In an effort to make piracy less visible copyright holders have been sending dozens of millions of takedown notices to Google over the past months. But they want more.
One of the complaints often heard is that Google restricts the number of links that rights-holders can submit per day. Additionally copyright holders are limited in the number of search queries that can be made to identify pirated content through Google’s system.
The search engine is aware of these concerns and has been working behind the scenes to address them. The first complaint is already no longer valid as Google informed us that rightsholders can now send as many DMCA requests as they need.
“There is no limit on the number of DMCA notices that a copyright owner or reporting organization may send us,” Google spokesperson told TorrentFreak.
The second complaint about the search query restrictions is being worked on as well. These restrictions are enforced to prevent technical problems but Google has increased these limits for copyright holders who have shown good behavior. This includes the RIAA, BPI and the Dutch anti-piracy group BREIN.
“For partners using our automated tools, we put safety limits on the number of automated submissions they can make at one time in order to protect our systems from technical problems. We increase these limits for partners who have demonstrated a consistent track record of submission quality and volume,” Google told us.
While some issues remain to be worked out, Google says it has faith in the general workings of the DMCA’s takedown procedure.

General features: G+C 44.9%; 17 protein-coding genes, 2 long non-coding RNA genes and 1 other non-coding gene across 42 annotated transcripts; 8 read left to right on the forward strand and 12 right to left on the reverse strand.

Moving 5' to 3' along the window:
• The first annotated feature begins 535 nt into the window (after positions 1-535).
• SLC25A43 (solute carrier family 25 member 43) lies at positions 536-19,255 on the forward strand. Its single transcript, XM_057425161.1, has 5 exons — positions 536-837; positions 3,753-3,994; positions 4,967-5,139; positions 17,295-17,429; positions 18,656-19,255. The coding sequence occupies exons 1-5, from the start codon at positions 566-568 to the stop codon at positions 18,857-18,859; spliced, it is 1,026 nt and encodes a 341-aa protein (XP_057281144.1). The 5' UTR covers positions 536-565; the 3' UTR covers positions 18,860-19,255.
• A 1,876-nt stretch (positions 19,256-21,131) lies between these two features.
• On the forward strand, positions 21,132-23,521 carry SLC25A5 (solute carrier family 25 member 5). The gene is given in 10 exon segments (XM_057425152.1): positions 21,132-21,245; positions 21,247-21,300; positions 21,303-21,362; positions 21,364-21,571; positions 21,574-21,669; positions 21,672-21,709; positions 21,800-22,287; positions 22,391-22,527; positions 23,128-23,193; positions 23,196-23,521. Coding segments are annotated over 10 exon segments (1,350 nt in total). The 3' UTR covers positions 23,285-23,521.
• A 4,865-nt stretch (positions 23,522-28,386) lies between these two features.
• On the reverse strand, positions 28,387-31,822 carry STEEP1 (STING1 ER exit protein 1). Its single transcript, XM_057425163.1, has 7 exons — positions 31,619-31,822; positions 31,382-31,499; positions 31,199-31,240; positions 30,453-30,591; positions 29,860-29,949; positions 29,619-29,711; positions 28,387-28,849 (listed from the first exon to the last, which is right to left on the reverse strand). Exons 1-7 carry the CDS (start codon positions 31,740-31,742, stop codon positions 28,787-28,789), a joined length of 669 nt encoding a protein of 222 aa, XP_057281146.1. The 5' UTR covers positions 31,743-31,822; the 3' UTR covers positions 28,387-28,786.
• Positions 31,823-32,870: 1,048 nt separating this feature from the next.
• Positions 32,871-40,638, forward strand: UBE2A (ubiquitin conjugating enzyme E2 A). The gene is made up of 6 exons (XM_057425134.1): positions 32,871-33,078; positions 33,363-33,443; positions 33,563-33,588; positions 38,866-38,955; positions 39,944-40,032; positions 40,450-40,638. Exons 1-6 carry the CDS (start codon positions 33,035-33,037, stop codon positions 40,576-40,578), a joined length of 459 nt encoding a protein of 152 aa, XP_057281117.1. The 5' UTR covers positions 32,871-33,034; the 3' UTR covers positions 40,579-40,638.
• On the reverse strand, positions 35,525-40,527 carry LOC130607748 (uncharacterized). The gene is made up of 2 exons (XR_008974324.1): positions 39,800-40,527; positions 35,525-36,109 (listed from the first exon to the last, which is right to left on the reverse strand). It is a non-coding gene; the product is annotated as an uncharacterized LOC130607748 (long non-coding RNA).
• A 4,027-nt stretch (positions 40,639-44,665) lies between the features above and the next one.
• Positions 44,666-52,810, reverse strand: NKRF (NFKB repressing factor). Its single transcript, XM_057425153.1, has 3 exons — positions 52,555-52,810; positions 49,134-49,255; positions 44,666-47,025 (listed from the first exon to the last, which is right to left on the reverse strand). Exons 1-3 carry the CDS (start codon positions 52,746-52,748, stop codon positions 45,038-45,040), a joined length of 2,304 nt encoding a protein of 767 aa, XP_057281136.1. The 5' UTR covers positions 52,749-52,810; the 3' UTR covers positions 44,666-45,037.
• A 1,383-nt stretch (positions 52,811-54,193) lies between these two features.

“We believe that the time-tested ‘notice-and-takedown’ process for copyright strikes the right balance between the needs of copyright owners, the interests of users, and our efforts to provide a useful Google Search experience,” Google says.
On the other end of the spectrum the RIAA, who have been the most vocal critic of Google in the past, also says it’s also pleased with the progress being made.
“Google has made positive strides in its takedown processes, and we look forward to working with them on additional constructive steps,” RIAA spokesman Jonathan Lamy told TorrentFreak.
Previously the search engine hinted that the massive number of takedowns, and the collateral damage that comes with it in the form of “inaccurate” requests, could threaten freedom of speech. Preventing these abuse cases, intentional or not, remains high on Google’s agenda.
“We still do our best to catch errors or abuse so we don’t mistakenly disable access to non-infringing material. Google continues to put substantial resources into improving and streamlining this process, including into identifying erroneous and abusive takedowns, and deterring abuse,” Google told us.
Thus far, most of the “abuse” we’ve seen relates to copyright holders who mistakenly ask to take down their own content, or articles promoting their work.
It will be interesting to see how the relaxed DMCA restrictions will influence the number of DMCA requests. There has already been a 1,500% increase in removed urls over the past year and it’s only a matter of time before the billionth url is submitted.